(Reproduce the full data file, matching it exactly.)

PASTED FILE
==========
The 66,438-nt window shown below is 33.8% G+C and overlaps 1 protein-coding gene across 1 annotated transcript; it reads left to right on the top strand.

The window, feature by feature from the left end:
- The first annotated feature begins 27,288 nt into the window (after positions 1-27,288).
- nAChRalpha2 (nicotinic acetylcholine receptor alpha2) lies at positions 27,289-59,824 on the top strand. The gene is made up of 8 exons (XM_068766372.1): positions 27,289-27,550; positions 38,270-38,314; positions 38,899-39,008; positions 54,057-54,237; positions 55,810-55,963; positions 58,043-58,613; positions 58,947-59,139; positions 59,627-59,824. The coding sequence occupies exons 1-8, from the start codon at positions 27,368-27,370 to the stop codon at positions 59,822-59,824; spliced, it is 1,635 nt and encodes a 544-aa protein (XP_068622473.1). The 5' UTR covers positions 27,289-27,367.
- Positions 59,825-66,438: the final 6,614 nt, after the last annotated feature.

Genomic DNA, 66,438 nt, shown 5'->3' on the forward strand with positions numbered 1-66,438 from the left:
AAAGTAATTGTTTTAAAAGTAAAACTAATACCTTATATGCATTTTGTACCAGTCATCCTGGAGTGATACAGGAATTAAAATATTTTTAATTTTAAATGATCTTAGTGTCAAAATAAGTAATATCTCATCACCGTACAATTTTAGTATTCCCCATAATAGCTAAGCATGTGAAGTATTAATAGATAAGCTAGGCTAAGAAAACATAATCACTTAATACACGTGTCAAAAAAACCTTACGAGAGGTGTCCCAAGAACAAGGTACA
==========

The 66,438-nt window shown below is 33.8% G+C and overlaps 1 protein-coding gene across 1 annotated transcript; it reads left to right on the top strand.

The window, feature by feature from the left end:
- The first annotated feature begins 27,288 nt into the window (after positions 1-27,288).
- nAChRalpha2 (nicotinic acetylcholine receptor alpha2) lies at positions 27,289-59,824 on the top strand. The gene is made up of 8 exons (XM_068766372.1): positions 27,289-27,550; positions 38,270-38,314; positions 38,899-39,008; positions 54,057-54,237; positions 55,810-55,963; positions 58,043-58,613; positions 58,947-59,139; positions 59,627-59,824. The coding sequence occupies exons 1-8, from the start codon at positions 27,368-27,370 to the stop codon at positions 59,822-59,824; spliced, it is 1,635 nt and encodes a 544-aa protein (XP_068622473.1). The 5' UTR covers positions 27,289-27,367.
- Positions 59,825-66,438: the final 6,614 nt, after the last annotated feature.

Genomic DNA, 66,438 nt, shown 5'->3' on the forward strand with positions numbered 1-66,438 from the left:
AAAGTAATTGTTTTAAAAGTAAAACTAATACCTTATATGCATTTTGTACCAGTCATCCTGGAGTGATACAGGAATTAAAATATTTTTAATTTTAAATGATCTTAGTGTCAAAATAAGTAATATCTCATCACCGTACAATTTTAGTATTCCCCATAATAGCTAAGCATGTGAAGTATTAATAGATAAGCTAGGCTAAGAAAACATAATCACTTAATACACGTGTCAAAAAAACCTTACGAGAGGTGTCCCAAGAACAAGGTACA